You may have tried many C functions, many POSIX C library functions, and Unix-based C functions in your programs. Most of the C functions related to POSIX or networks use some flags in their parenthesis as an argument or used for specific purposes. Have you ever tried to learn some built-in flags while programming? If not, it’s totally fine.
We will discuss the use of the SO_REUSEADDR flag of C in this article. It is an integer Boolean type flag that specifies whether or not the local address reuse should be permitted by the rules used to validate the addresses provided in the bind system calls. This means that a socket may bind for the AF_INET sockets, barring the presence of an active listening socket connected to the address. It is not feasible to bind to a listening socket’s specified port when it is configured to INADDR_ANY for any local address.
The bind method can reuse the local address after using the SO_REUSEADDR flag. Note that the local address, which is composed of IP address and port number, signifies that two local addresses can coexist in themselves if any IP or port number part is different and therefore does not necessitate the application of this flag. The local address cannot be utilized with this parameter if it has already been accessed by a socket that is in a listen-to state. When the local address of the socket is in the listening status and the IP component of the address is INADDR ANY, all the local IPS are monitored. The bind can no longer sustain any local addresses for this port, even with this argument.
Here is the client code that is used for the clients to connect to the server using the two separate IP addresses. The client in the following example wishes to connect to the server that is using a different port number but the same IP address. The local host IP address and port value were passed to the connect_tcp function in the first call where they were set to 8888.
However, after binding to the local address, the system used the UNIX Socket Domain to perform a second socket connection where the IP address remained the same but the port number was changed to 7777. It means that a client is connected to two different socket addresses on a single TCP request, which is conceivable because the addresses are different. This code links to the targeted machine after binding the local address first. The two bind attempts should be successful because, as the aforementioned shows, the IP portion of the local addresses of the two bind connections varies.
Utilizing a Linux command line terminal, compile the code using the GCC compiler for the C language code:
Using the ncat command, we imitate the server:
To view each socket status for port number 7777, use the ss command:
The following output displays the socket status for port number 7777:
As seen from the pevious screenshot, there is now no other connection and just the ncat server is listening on port 7777. After executing the output file created in the compilation step, execute it.
Now, execute the same command after executing the output file of the previous code in the Linux terminal. Notice that there are two calls to connect_tcp connection, then four connections are established during these calls.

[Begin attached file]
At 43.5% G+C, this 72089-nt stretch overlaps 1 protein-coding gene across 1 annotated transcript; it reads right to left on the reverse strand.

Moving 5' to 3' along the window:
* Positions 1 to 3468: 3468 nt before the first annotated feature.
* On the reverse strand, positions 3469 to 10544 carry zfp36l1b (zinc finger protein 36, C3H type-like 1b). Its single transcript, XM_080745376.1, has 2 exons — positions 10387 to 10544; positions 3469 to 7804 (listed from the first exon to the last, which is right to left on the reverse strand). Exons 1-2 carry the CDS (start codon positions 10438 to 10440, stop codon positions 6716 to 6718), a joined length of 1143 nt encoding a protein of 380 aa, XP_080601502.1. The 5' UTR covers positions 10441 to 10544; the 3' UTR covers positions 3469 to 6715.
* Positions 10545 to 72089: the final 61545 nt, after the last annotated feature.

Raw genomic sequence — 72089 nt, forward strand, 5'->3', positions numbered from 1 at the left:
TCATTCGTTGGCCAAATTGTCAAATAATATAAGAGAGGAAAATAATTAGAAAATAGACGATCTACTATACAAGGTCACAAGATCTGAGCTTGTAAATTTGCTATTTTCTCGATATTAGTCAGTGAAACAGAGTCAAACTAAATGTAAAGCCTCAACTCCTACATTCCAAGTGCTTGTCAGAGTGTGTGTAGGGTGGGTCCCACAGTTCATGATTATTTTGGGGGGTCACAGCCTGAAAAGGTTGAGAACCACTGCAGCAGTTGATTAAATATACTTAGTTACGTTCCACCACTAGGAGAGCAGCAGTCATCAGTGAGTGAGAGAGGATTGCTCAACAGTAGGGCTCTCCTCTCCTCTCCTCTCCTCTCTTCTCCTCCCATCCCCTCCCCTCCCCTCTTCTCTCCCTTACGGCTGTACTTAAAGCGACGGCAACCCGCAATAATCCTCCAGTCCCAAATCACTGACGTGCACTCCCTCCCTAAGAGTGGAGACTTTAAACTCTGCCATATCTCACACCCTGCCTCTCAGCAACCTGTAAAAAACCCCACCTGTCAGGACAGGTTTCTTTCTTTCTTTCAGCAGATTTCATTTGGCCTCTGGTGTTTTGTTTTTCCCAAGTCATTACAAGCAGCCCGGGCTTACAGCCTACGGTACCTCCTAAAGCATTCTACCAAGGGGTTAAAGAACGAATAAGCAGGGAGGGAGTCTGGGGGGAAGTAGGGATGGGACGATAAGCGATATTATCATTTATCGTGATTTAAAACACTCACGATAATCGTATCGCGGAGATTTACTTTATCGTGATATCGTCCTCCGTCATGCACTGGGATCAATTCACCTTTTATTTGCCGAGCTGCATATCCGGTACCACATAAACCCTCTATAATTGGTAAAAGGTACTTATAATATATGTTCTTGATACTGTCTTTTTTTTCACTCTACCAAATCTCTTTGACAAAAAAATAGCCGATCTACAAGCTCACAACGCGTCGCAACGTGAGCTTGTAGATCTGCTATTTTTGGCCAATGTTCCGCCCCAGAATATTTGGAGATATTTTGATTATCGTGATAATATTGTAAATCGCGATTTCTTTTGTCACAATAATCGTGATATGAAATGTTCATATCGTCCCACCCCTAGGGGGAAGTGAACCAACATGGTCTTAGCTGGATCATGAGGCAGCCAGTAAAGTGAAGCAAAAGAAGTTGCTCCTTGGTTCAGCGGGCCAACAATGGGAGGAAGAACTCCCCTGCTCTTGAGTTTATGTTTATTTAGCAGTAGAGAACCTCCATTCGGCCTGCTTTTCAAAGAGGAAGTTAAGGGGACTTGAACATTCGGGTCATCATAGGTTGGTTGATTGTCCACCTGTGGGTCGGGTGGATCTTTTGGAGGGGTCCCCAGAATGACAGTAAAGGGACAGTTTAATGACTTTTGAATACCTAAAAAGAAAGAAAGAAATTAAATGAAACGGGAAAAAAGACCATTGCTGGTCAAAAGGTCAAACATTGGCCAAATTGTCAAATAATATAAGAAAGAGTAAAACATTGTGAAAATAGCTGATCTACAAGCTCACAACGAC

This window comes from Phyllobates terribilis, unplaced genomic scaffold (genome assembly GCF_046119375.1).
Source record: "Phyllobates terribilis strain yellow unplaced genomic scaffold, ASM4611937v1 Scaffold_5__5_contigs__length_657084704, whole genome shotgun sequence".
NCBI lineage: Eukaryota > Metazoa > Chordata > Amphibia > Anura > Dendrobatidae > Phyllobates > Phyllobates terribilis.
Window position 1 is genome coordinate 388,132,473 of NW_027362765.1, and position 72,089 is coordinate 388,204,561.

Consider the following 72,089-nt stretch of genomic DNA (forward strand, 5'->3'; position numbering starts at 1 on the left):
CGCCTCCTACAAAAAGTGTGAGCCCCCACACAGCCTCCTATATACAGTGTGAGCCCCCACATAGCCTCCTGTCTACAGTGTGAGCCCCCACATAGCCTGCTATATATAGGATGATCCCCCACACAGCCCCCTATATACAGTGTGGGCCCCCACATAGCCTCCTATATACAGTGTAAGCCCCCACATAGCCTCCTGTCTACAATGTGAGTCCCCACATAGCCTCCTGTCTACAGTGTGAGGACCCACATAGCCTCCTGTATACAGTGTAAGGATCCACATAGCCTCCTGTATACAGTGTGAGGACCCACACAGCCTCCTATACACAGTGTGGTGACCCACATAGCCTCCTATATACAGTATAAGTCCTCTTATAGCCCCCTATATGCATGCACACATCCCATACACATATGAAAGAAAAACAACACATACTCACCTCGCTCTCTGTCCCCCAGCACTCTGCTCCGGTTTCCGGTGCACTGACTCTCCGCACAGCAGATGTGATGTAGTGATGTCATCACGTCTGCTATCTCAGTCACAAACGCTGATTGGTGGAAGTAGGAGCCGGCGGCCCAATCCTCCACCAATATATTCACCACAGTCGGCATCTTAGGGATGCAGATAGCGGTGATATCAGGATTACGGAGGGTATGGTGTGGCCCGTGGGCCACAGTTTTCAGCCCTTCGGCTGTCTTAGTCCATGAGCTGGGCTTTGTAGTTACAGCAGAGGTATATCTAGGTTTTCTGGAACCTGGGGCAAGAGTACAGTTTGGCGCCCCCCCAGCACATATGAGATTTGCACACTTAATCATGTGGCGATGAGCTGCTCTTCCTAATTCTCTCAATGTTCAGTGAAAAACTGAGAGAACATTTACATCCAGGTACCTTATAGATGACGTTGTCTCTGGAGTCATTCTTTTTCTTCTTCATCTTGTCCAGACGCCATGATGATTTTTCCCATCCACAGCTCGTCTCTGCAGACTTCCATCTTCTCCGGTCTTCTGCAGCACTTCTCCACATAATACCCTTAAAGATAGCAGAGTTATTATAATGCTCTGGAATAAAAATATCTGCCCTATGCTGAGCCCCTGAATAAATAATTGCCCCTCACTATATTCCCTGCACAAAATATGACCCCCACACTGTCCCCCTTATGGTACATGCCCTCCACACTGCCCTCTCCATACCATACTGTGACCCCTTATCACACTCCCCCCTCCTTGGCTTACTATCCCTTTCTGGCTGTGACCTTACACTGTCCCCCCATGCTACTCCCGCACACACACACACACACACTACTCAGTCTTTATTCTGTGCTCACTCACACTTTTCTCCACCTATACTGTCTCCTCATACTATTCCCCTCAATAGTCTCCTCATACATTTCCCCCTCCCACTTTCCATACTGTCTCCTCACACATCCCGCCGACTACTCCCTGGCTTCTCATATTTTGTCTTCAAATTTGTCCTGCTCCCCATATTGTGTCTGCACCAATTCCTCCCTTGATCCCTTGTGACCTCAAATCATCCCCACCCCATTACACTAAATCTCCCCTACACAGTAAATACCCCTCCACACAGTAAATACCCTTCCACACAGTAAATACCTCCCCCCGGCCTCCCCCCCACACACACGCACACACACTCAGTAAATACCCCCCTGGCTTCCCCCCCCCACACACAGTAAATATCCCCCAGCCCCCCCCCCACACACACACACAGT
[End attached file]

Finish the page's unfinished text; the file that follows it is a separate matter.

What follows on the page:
Now that two connections are successfully made, one using 127.0.0.1 and port 7777 and the other using port 8888, we received the following output. There are four connections overall in the following screen because we invoked the connect tcp method twice:
There are four ESTAB (Establish) state connections visible, which is normal because the output is from the server side and the client side, respectively. The very first three lines are written from the perspective of the server while the subsequent two are presented from that of the client. The process name in the background also shows this. Before joining, the client can connect many local IP addresses, and the server can do the same thing by using a target. It can bind to a variety of local addresses before monitoring without the SO_REUSEADDR argument. We won’t illustrate it now because the software code is similar. The code first binds the local address to the target address, which is either 127.0.0.1:7777 or 127.0.0.1:7778, and then perform a connection to those IP addresses.
When we run this client, it displays on the screen the “Address already in use” indicating that the first client has this address. The previous code is now modified by just adding a few more lines of the code to use the SO REUSEADDR flag. We wish to connect our client to a similar socket address that is already used or held by another client. Here is the code snippet of the modified code:
We used the VIM editor to open the file and added the code in the insert mode.
Recompile the code. But before you do, take note of the following: either create a new file or utilize an existing one, and modify the output file’s name during compiling. After compilation, execute the output file using the command line terminal. After execution, we can see that a client is connected to the same IP address and port number where our first client was connected. This is because we used the SO_REUSEADDR flag.
This is about the use of the so_reuseaddr socket parameter which is a Boolean type flag in the C language. We have seen an example using the so_reuseaddr socket parameter to specify whether or not the local address reused in further programs or threads should be allowed by the directions used to authenticate the addresses only if in the bind system calls.